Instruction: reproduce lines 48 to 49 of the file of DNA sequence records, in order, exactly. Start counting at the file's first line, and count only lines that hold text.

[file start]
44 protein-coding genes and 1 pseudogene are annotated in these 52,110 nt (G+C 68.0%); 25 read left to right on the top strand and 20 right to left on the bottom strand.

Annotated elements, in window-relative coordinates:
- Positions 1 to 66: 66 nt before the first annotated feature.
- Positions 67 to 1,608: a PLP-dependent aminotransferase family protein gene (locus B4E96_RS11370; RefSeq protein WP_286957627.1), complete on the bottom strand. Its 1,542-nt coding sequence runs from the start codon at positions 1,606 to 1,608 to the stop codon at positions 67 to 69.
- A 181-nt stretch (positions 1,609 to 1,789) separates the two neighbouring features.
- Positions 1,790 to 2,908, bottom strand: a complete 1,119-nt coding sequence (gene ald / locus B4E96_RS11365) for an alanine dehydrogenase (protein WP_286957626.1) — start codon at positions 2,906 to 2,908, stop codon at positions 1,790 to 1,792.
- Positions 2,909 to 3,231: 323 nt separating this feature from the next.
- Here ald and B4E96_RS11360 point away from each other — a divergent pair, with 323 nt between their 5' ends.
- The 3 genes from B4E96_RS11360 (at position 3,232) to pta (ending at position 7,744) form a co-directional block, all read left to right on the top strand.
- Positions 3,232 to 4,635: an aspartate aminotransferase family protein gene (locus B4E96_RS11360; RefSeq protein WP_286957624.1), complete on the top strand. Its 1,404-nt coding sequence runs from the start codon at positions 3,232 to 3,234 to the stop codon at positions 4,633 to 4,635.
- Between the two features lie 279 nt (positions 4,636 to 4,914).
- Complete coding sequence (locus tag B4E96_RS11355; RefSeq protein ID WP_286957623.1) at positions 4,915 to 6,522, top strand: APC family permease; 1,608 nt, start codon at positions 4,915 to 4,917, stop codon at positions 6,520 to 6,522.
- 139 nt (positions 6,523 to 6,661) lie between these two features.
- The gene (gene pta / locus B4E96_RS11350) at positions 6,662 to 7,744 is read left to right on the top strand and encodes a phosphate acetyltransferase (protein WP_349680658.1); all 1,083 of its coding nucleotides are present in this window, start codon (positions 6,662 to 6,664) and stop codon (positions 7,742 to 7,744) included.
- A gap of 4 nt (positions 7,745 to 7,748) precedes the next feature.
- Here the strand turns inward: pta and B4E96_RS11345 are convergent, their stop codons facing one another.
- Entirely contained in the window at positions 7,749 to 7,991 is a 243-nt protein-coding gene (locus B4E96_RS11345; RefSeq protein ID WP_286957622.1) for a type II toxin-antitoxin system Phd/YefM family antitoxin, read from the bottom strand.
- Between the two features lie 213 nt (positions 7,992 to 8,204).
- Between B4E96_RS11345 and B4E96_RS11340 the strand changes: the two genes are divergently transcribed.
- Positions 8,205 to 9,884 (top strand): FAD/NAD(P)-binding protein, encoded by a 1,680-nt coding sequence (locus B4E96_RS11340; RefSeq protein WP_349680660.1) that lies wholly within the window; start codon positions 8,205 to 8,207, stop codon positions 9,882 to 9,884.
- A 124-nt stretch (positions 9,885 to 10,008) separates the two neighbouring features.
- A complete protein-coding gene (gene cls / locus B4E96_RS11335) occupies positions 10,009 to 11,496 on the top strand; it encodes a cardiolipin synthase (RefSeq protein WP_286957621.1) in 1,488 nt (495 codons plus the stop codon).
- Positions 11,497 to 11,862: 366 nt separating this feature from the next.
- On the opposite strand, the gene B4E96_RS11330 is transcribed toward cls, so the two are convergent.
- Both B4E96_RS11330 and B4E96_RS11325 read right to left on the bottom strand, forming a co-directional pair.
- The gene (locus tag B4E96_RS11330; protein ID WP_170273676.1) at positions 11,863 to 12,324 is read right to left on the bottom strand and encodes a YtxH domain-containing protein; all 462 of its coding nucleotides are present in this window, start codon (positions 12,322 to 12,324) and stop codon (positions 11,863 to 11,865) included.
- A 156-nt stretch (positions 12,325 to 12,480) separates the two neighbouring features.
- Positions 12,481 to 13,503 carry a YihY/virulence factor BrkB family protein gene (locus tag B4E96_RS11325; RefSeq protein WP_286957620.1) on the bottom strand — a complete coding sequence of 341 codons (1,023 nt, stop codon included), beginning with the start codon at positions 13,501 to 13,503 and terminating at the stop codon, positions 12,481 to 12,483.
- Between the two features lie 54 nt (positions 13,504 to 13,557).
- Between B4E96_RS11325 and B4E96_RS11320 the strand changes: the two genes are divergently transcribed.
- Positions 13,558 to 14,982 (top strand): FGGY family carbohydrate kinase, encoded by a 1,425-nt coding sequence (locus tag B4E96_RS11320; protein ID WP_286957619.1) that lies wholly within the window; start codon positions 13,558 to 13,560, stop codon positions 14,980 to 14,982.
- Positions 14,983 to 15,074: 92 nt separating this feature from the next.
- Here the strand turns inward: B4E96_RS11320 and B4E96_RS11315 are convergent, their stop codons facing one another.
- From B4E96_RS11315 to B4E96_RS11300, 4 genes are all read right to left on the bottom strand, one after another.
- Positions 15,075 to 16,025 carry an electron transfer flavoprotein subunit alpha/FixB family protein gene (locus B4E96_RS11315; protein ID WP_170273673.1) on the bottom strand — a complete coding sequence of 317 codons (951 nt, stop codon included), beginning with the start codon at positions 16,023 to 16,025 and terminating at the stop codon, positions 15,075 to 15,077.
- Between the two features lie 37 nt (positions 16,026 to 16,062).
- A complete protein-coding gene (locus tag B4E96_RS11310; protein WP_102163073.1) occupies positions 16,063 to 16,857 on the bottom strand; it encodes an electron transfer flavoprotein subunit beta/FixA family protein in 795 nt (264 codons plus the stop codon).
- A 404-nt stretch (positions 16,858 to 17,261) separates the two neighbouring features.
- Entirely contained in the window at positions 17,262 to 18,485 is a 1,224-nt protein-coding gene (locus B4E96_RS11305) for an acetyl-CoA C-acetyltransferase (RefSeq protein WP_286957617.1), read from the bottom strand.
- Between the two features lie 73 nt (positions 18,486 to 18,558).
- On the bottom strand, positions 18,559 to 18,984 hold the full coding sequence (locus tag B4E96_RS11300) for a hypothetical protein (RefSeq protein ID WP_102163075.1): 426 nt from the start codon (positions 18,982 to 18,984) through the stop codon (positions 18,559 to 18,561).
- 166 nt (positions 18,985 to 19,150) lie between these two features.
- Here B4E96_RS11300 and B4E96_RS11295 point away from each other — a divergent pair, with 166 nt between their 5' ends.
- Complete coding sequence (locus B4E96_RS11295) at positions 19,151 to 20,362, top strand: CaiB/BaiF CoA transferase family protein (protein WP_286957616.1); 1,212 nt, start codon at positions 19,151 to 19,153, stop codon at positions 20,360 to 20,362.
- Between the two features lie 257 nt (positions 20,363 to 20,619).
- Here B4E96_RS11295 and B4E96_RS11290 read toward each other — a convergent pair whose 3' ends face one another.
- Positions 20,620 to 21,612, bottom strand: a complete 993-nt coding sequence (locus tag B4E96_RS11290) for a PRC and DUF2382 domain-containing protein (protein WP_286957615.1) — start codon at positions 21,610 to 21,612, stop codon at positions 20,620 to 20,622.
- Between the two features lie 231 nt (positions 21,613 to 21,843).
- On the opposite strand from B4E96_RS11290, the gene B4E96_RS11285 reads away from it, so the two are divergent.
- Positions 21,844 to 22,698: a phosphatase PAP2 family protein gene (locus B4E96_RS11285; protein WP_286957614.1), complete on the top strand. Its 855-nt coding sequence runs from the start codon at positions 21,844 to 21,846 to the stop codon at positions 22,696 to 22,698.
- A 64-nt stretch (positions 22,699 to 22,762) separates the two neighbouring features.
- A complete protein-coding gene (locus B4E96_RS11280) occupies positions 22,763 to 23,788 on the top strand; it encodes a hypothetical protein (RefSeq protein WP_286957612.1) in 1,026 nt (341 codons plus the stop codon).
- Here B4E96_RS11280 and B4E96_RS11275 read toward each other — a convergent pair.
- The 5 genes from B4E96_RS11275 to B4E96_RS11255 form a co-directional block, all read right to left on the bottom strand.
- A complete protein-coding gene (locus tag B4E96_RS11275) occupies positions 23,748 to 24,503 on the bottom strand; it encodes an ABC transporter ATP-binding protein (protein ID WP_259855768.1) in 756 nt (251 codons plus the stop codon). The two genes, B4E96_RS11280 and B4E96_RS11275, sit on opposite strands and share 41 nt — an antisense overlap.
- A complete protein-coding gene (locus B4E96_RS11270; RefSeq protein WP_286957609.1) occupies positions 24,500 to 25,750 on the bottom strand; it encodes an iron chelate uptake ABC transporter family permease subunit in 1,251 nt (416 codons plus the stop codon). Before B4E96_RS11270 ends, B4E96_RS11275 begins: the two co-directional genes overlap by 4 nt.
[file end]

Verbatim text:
- Between the two features lie 231 nt (positions 21,613 to 21,843).
- On the opposite strand from B4E96_RS11290, the gene B4E96_RS11285 reads away from it, so the two are divergent.